US 4815575 A
An electric, variable damping suspension for a motor vehicle comprises a three phase rotary electric alternator, a ball screw and nut apparatus connecting the sprung and unsprung masses and driving the alternator in alternating rotary directions as the sprung and unsprung masses oscillate relative to each other, a rectifier bridge for converting the three phase alternator output to a single DC current, an electric load, and a switch for controlling the application of the DC current to the electrical load. Circuits determine the times of consecutive zero crossings of each phase and update therefrom a signal indicative of the magnitude of rattle space velocity. The circuits further determine, from the identities of the alternator phases of successive zero crossings of any phase compared with stored expected consecutive phase identities, the direction of the rattle space velocity. A chopping control circuit is responsive to the magnitude and direction signals of rattle space velocity to control the switch in a variable duty cycle operation to vary the average current through the electric load and thus the damping force of the suspension. An additional circuit may be responsive to the current through the electric load to generate a signal indicative of the actual damping force of the suspension.
1. An electric, variable damping suspension for a motor vehicle having sprung and unsprung masses, the suspension comprising, in combination:
a multiphase rotary electric alternator;
a ball screw and nut apparatus connecting the sprung and unsprung masses and driving the alternator in one rotary direction and the other as the sprung and unsprung masses move relatively in one vertical direction or the other with a rattle space velocity;
a rectifier bridge for converting the multiphase alternator output to a single DC current;
an electric load;
a switch for controlling the application of the DC current to the electric load;
first circuit means responsive to at least a first phase of the multiphase alternator to sense the zero crossings of the first phase and generate therefrom a signal indicative of the magnitude of the rattle space velocity;
second circuit means responsive to at least a second phase of the multiphase alternator to sense the zero crossings of the second phase and indicate therefrom, in relation to the zero crossings of the first phase, the direction of the rattle space velocity; and
a chopping control circuit responsive to the signals from the first and second circuit means for controlling the switch in a variable duty cycle operation to vary the average current through the electric load and thus the damping force of the suspension.
2. The suspension of claim 1 further comprising third circuit means effective to sense the current through the electric load to generate therefrom a signal indicative of the actual damping force of the suspension.
3. The suspension of claim 1 in which the multiphase alternator has at least three phases and which further comprises third circuit means responsive to a third phase of the multiphase alternator to sense the zero crossings of the third phase, each of the first, second and third circuit means being effective to update the signal indicative of the magnitude of rattle space velocity from the zero crossings of its own associated phase, said signal being thus updated at three times the rate for a single such circuit for greater resolution, the second circuit means being effective to determine, from the identities of the alternator phases of successive zero crossings of any phase compared with stored expected consecutive phase identities, the direction of the rattle space velocity.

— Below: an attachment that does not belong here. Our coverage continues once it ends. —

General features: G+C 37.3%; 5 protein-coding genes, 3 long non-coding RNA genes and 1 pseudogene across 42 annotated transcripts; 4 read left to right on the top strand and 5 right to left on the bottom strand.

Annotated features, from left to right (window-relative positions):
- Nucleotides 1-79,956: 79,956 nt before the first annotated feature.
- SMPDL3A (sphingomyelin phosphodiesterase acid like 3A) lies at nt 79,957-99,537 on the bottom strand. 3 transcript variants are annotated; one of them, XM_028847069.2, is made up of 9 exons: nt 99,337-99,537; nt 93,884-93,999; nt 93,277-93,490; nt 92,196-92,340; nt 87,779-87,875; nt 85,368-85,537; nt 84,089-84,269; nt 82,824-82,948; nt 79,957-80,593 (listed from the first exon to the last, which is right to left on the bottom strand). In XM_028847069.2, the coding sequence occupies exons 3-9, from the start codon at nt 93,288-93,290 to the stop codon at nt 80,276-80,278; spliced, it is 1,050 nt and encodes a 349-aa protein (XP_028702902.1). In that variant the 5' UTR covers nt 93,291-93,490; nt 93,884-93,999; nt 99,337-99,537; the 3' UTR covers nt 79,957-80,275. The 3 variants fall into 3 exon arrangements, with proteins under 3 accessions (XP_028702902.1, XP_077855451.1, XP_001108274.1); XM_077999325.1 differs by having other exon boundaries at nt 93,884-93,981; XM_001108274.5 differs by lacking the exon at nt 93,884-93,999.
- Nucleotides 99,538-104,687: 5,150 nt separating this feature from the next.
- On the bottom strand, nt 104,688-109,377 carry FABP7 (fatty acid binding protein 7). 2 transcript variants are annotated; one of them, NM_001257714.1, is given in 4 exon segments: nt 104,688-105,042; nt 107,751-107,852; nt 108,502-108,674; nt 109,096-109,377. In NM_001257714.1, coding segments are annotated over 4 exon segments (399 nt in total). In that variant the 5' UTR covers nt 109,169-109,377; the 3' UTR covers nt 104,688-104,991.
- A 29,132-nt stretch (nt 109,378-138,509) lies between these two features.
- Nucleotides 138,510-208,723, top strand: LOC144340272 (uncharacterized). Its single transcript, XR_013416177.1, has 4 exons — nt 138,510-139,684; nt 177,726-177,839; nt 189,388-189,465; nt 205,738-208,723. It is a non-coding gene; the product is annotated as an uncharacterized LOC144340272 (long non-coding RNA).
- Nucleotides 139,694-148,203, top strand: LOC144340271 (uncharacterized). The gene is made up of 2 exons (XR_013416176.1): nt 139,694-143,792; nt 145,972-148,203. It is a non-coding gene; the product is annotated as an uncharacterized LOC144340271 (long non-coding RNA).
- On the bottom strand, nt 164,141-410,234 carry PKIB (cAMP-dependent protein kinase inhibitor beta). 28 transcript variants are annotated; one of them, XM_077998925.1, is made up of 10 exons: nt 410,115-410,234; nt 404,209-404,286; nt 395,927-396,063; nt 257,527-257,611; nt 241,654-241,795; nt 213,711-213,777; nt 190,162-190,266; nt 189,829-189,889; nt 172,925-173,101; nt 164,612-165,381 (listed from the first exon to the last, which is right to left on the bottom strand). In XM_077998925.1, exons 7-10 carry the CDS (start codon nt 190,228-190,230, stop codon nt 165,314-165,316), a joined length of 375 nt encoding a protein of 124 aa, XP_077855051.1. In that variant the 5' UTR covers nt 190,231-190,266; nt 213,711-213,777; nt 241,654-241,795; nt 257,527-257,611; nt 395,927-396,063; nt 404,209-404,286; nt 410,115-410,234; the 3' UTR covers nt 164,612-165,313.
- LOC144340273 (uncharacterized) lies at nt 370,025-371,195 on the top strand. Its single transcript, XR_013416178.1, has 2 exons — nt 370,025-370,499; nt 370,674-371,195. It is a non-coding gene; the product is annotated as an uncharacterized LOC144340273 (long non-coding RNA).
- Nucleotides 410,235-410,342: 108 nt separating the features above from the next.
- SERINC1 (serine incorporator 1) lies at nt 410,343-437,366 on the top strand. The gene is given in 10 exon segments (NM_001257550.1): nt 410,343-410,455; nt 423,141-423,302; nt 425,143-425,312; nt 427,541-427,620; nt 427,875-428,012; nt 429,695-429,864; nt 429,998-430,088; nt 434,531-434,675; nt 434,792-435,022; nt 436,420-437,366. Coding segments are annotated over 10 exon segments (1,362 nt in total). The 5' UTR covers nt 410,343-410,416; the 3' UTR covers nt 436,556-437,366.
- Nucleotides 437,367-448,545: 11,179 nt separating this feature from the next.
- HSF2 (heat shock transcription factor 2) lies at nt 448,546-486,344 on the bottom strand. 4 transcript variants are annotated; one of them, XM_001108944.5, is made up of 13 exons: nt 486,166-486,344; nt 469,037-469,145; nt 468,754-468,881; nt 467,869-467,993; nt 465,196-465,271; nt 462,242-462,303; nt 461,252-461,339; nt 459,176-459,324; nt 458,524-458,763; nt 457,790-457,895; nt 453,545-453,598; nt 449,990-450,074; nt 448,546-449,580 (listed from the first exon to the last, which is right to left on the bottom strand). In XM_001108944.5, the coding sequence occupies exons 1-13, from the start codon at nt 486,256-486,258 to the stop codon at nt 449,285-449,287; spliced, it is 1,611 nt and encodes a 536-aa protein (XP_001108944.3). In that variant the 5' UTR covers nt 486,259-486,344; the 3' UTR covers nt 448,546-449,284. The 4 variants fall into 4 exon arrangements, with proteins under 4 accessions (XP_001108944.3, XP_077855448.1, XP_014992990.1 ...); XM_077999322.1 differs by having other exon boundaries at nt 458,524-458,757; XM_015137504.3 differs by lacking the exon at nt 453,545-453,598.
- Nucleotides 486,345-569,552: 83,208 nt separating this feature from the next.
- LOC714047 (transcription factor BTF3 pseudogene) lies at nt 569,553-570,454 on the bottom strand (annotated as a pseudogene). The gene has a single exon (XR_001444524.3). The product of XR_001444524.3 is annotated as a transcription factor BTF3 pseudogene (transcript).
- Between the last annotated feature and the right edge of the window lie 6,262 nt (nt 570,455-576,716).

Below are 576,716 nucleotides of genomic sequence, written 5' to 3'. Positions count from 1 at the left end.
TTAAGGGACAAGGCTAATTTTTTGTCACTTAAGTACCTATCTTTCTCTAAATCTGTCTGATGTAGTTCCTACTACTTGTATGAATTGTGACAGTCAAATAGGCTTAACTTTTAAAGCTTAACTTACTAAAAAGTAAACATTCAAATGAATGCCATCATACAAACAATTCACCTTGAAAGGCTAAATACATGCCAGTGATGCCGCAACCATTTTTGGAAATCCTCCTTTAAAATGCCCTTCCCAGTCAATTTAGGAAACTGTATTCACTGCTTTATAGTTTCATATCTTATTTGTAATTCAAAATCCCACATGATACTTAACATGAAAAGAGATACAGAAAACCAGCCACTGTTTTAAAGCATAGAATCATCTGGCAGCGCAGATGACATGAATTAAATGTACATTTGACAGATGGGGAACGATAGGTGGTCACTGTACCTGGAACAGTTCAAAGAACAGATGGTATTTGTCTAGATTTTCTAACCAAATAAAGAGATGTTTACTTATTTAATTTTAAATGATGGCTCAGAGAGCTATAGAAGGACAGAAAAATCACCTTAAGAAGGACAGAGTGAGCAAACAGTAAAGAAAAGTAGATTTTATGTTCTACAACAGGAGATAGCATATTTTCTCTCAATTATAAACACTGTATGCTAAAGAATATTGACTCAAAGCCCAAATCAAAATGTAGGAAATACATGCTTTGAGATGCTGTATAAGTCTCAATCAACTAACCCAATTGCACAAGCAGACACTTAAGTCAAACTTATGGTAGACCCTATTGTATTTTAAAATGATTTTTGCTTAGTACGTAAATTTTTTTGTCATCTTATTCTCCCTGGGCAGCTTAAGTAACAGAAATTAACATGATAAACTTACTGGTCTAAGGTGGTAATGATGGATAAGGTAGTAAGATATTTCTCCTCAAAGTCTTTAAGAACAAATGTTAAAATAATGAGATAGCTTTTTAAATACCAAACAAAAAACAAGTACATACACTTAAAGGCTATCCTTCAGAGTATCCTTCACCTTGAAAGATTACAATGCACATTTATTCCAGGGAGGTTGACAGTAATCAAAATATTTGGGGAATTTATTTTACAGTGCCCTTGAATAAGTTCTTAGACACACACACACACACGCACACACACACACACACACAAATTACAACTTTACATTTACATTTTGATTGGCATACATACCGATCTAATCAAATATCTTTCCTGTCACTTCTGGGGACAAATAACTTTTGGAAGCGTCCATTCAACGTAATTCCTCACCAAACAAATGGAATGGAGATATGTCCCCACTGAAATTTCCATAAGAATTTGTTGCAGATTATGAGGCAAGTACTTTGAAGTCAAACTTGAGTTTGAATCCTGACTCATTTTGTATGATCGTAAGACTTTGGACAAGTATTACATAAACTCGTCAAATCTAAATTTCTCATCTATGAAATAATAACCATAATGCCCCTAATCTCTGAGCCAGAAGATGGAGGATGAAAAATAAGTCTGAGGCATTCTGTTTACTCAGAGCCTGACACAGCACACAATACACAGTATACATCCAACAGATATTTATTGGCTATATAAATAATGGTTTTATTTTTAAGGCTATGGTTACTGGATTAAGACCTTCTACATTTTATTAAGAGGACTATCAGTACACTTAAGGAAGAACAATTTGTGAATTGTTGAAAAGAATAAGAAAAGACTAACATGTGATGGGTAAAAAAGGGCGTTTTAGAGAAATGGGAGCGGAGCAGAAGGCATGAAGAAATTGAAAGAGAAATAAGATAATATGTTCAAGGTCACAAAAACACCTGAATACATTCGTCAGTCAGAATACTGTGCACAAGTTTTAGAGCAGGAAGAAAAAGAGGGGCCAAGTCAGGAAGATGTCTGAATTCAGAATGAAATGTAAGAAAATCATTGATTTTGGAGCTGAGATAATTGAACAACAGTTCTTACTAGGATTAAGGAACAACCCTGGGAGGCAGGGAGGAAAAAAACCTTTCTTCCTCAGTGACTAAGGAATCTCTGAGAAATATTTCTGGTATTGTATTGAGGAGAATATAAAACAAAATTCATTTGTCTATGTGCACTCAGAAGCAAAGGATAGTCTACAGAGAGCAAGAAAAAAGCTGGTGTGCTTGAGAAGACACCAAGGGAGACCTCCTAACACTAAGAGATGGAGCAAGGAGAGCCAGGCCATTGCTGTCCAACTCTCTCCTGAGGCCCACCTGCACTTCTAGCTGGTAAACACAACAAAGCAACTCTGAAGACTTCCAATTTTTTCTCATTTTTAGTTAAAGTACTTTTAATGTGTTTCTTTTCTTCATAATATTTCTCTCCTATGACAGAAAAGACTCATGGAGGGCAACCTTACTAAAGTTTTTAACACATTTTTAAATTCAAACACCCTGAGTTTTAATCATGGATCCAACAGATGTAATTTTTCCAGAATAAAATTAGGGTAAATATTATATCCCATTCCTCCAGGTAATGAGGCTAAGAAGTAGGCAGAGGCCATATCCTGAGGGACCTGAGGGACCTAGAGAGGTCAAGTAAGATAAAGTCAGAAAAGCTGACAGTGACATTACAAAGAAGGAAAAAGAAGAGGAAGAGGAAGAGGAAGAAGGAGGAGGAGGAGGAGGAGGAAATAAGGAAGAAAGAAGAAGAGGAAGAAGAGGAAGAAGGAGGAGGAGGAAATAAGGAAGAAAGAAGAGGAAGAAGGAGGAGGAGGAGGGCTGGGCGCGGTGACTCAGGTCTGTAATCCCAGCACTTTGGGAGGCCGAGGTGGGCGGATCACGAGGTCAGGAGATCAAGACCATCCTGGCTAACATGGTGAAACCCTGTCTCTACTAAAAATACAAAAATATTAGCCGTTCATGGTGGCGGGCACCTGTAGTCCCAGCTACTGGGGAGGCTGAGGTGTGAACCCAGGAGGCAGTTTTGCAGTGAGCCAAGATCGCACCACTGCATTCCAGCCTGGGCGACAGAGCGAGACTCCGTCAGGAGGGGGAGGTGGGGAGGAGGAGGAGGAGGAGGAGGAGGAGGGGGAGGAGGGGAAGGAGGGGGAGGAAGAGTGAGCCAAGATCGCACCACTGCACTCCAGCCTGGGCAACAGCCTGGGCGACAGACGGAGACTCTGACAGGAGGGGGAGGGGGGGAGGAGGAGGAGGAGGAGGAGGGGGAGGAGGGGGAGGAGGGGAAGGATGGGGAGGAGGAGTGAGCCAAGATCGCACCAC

This invention relates to suspension apparatus for a motor vehicle and particularly to such a suspension having variable damping capability. The apparatus uses electrical damping by converting the vertical motion between sprung and unsprung masses into rotational motion in a multiphase alternator to generate an electric current in series with a variable electric load. As the current through the load is varied in response to a control signal, so is the damping of the suspension apparatus.
Electrical damping apparatus is not new in the broad sense. The U.S. Pat. No. 3,559,027 to Arsem, issued Jan. 26, 1971, shows a shock absorber for a motor vehicle which converts the linear suspension travel into rotary motion to activate a rotary electric generator, the output of which may be provided to a resistive load which may be varied to control the damping force of the apparatus. However, this prior publication does not show any control apparatus for varying the damping as the vehicle is operated and particularly does not show any recognition that the electrical apparatus may, if correctly designed, serve as the source of measurable vehicle suspensions parameters for inputs to such a control which eliminates the need for additional sensors. Other patents showing electrical shock absorbers, such as Starbard U.S. Pat. No. 3,981,204, issued Sept. 21, 1976, Schenevar U.S. Pat. No. 4,032,829 issued June 28, 1977, Gill U.S. Pat. No. 3,861,487, issued Jan. 21, 1975, and Lewus U.S. Pat. No. 3,921,746, issued Nov. 25, 1975, disclose the same or less. They, like Arsem, are primarily concerned with the generation of auxiliary power from such suspension movements for energy saving and only incidentally, if at all, mention the damping produced in the operation of the systems.
The suspension apparatus of this invention comprises, in combination, a multiphase rotary electric alternator, a ball screw and nut apparatus connecting the sprung and unsprung masses and driving the alternator in one rotary direction and the other as the sprung and unsprung masses move relatively in one vertical direction or the other, a rectifier bridge for converting the multiphase alternator output to a single DC current, an electric load, and a switch for controlling the application of the DC current to the electric load.